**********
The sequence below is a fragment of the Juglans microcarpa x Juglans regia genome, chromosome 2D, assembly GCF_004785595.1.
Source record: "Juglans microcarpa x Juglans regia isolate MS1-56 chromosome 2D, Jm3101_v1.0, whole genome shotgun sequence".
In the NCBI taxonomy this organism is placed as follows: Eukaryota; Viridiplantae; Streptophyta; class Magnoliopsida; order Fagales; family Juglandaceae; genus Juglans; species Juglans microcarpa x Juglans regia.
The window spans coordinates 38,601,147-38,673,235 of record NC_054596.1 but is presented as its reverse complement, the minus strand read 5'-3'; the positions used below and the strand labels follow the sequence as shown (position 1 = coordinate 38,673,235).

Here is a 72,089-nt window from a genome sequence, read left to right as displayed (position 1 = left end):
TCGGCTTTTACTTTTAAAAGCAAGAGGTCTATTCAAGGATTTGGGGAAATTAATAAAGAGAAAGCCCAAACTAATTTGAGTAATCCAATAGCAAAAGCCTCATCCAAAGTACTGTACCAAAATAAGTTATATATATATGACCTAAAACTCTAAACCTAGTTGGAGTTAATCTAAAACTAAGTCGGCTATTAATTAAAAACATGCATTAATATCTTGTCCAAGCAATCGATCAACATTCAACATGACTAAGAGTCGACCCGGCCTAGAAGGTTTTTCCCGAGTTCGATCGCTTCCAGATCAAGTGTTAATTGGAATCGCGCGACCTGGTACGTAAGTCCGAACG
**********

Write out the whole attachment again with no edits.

The sequence below is a fragment of the Juglans microcarpa x Juglans regia genome, chromosome 2D, assembly GCF_004785595.1.
Source record: "Juglans microcarpa x Juglans regia isolate MS1-56 chromosome 2D, Jm3101_v1.0, whole genome shotgun sequence".
In the NCBI taxonomy this organism is placed as follows: Eukaryota; Viridiplantae; Streptophyta; class Magnoliopsida; order Fagales; family Juglandaceae; genus Juglans; species Juglans microcarpa x Juglans regia.
The window spans coordinates 38,601,147-38,673,235 of record NC_054596.1 but is presented as its reverse complement, the minus strand read 5'-3'; the positions used below and the strand labels follow the sequence as shown (position 1 = coordinate 38,673,235).

Here is a 72,089-nt window from a genome sequence, read left to right as displayed (position 1 = left end):
TCGGCTTTTACTTTTAAAAGCAAGAGGTCTATTCAAGGATTTGGGGAAATTAATAAAGAGAAAGCCCAAACTAATTTGAGTAATCCAATAGCAAAAGCCTCATCCAAAGTACTGTACCAAAATAAGTTATATATATATGACCTAAAACTCTAAACCTAGTTGGAGTTAATCTAAAACTAAGTCGGCTATTAATTAAAAACATGCATTAATATCTTGTCCAAGCAATCGATCAACATTCAACATGACTAAGAGTCGACCCGGCCTAGAAGGTTTTTCCCGAGTTCGATCGCTTCCAGATCAAGTGTTAATTGGAATCGCGCGACCTGGTACGTAAGTCCGAACG